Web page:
Interview with Dr. Gregory Schultz: Mānuka Honey Benefits in Wound Care

Interview with Dr. Gregory Schultz: Mānuka Honey Benefits in Wound Care

Dr. Gregory Schultz, PhD, is Professor of Obstetrics and Gynecology and Director of the Institute for Wound Research at the University of Florida. A major area of his research focuses on defining the role of bacterial biofilms in stimulating chronic inflammation, and proteases that impair healing in chronic wounds.

Dr. Schultz has co-authored over 400 scientific publications that have been cited over 26,000 times, has received $38 million in grant support as Principal Investigator or Co-investigator, is an inventor on 36 patents, was elected a Fellow of the National Academy of Inventors in 2021, and is a co-founder of two biotech companies in the areas of antimicrobial coatings and anti-scarring drugs. He served as President of the Wound Healing Society (1999-2001) and as a member of the National Pressure Ulcer Advisory Panel (2007-2010).

First Honey founder Sarah Scarlet speaks with Dr. Schultz about Mānuka honey benefits in wound care.

Sarah: Thanks so much for being here. We’re glad to have an opportunity to speak with you.

Dr. Schultz: Well, I'm glad to be here. I think this is an important educational effort for the wound healing community to really understand more about medical honey, what the data are, and how people can incorporate it into their wound care practice.

Sarah: Can you explain the process of wound healing and what is happening at each stage?

Dr. Schultz: In general, we think of wound healing and acute wounds as going through four distinct but somewhat overlapping phases.

1. The first is the hemostasis phase, which is when the clotting sequence initiates, fibrinogen is converted into fibrin molecules that spontaneously associate into a stable net (called the fibrin clot) that entraps red blood cells and restricts the blood flow to keep us from hemorrhaging. Another important process that occurs during the hemostasis phase is the platelets (a component of blood) aggregate (stick together) and release the contents of their granules (degranulate,) which contain multiple active cytokines and growth factors. Those key regulatory molecules released right at the site of the injury are really the first important step in helping to draw in the neutrophils and macrophages (our normal white blood cells) that come into the wound bed to start taking the wound into the next phase.

2. The second phase is the inflammatory phase. Neutrophils and macrophages start migrating into the wound bed within the first 24 to 48 hours, and they provide very critical activities. The first is they will engulf and kill contaminating bacteria and fungi by engulfing and internalizing the microbes into vesicles that contain unique enzymes in the membrane walls of the endocytic vesicles that generate and secrete reactive oxygen molecules into the vesicles. The neutrophiles and macrophages also synthesize and secrete proteases that help remove extracellular matrix proteins that were damaged by the injury. Once the neutrophils and macrophages have killed the contaminating microbes and the proteases have removed damaged matrix components, the wound moves out of the inflammatory phase into the third phase.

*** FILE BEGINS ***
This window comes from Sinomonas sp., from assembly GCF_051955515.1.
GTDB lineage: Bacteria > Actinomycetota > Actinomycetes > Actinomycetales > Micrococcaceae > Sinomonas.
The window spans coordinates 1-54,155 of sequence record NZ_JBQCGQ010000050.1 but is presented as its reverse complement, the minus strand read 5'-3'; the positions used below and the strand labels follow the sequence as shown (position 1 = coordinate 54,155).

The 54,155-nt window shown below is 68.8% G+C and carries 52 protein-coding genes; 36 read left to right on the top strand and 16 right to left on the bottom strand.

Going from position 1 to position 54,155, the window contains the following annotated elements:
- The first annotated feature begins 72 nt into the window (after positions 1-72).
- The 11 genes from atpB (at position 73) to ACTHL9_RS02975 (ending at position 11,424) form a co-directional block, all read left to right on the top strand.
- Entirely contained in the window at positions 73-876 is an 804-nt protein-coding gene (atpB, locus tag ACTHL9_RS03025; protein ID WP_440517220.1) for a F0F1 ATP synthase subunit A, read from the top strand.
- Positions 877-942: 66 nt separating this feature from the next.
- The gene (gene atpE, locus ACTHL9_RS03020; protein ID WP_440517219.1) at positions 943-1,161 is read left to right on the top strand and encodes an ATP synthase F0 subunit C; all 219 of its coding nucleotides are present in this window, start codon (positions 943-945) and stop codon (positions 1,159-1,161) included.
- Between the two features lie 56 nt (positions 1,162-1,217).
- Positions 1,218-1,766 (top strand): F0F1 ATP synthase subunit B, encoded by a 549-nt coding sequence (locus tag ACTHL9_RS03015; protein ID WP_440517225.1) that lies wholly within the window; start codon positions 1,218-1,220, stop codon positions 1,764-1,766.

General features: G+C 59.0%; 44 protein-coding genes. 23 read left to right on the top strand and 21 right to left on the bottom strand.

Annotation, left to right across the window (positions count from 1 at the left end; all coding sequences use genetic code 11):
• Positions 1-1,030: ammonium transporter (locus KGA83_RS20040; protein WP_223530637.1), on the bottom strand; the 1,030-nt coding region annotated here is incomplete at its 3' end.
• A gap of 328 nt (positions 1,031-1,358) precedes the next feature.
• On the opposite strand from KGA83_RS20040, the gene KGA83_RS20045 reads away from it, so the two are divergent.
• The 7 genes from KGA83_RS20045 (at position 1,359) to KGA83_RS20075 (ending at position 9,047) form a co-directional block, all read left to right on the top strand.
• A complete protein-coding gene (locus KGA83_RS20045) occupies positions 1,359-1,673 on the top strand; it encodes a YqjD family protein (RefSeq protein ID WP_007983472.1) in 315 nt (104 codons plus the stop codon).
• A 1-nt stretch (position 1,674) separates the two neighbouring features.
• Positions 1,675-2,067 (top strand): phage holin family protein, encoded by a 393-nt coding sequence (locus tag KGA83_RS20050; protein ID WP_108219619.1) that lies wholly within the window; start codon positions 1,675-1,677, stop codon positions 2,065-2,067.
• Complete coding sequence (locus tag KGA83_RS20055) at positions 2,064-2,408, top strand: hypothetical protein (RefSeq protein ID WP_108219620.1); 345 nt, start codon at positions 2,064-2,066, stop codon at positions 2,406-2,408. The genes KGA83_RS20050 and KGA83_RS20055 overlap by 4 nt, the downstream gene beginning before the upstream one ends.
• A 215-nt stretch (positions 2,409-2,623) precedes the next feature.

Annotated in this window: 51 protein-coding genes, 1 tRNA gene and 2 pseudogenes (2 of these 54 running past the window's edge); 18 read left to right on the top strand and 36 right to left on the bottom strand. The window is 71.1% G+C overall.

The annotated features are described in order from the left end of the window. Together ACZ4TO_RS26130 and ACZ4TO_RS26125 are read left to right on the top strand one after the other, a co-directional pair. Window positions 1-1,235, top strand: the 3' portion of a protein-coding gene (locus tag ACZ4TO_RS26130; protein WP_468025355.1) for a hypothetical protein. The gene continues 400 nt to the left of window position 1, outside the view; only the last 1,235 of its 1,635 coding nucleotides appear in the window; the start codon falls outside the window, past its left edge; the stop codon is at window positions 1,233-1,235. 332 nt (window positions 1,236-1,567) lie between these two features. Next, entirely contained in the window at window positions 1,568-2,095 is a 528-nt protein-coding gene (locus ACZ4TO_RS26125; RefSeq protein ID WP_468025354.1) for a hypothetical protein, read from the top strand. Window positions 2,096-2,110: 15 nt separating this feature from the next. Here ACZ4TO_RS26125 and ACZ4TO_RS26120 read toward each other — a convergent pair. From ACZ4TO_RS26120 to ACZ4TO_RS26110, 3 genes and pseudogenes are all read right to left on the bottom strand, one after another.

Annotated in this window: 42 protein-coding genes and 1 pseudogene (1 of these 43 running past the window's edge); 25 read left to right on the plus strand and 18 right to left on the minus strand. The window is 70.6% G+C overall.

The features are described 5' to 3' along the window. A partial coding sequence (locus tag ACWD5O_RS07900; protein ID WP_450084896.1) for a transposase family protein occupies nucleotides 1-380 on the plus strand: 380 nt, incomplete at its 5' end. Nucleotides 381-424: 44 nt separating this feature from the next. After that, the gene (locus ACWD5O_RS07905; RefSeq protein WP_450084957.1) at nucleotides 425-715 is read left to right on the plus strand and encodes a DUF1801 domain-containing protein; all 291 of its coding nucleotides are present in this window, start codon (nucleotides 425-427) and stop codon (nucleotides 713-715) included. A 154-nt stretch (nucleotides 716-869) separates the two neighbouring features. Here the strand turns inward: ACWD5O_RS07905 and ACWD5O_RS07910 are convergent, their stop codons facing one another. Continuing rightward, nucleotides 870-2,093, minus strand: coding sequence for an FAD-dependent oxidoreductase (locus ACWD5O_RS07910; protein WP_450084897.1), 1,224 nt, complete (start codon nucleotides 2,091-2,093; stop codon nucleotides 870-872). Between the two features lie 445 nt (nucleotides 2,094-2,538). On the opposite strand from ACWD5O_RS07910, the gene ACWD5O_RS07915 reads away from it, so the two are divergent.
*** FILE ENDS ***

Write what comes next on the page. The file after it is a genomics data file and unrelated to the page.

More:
3. In the repair/proliferation phase, the fibroblasts (which support and connect other tissues or organs in the body) adjacent to the wound area, migrate into the initial provisional matrix of fibrin, they activate, and in response, produce locally-produced growth factors and cytokines, start synthesizing and secreting new collagen that converts the provisional fibrin matrix into the initial the scar matrix. If the wound bed is kept in a moist environment, which is something honey provides, epithelial cells at the edge of the wound will begin to proliferate and migrate over the initial scar matrix and eventually re-epithelialize the wound.

4. The wound then moves into the final fourth phase, which is the remodeling phase. This is when, over the next six months to a year, the initial irregular scar matrix that was generated as fast as the fibroblasts can make, begins to be slowly broken down by the highly regulated actions of proteases. The irregular scar matrix gets remodeled to be much more like the normal extracellular matrix in the dermis before it was injured. Now it's never perfect, it does not regenerate the original skin matrix - it repairs it, but usually the repaired scar matrix is close enough in structure and function to normal skin that the scar tissue doesn't seriously impair the functioning of the surrounding skin and the wound area.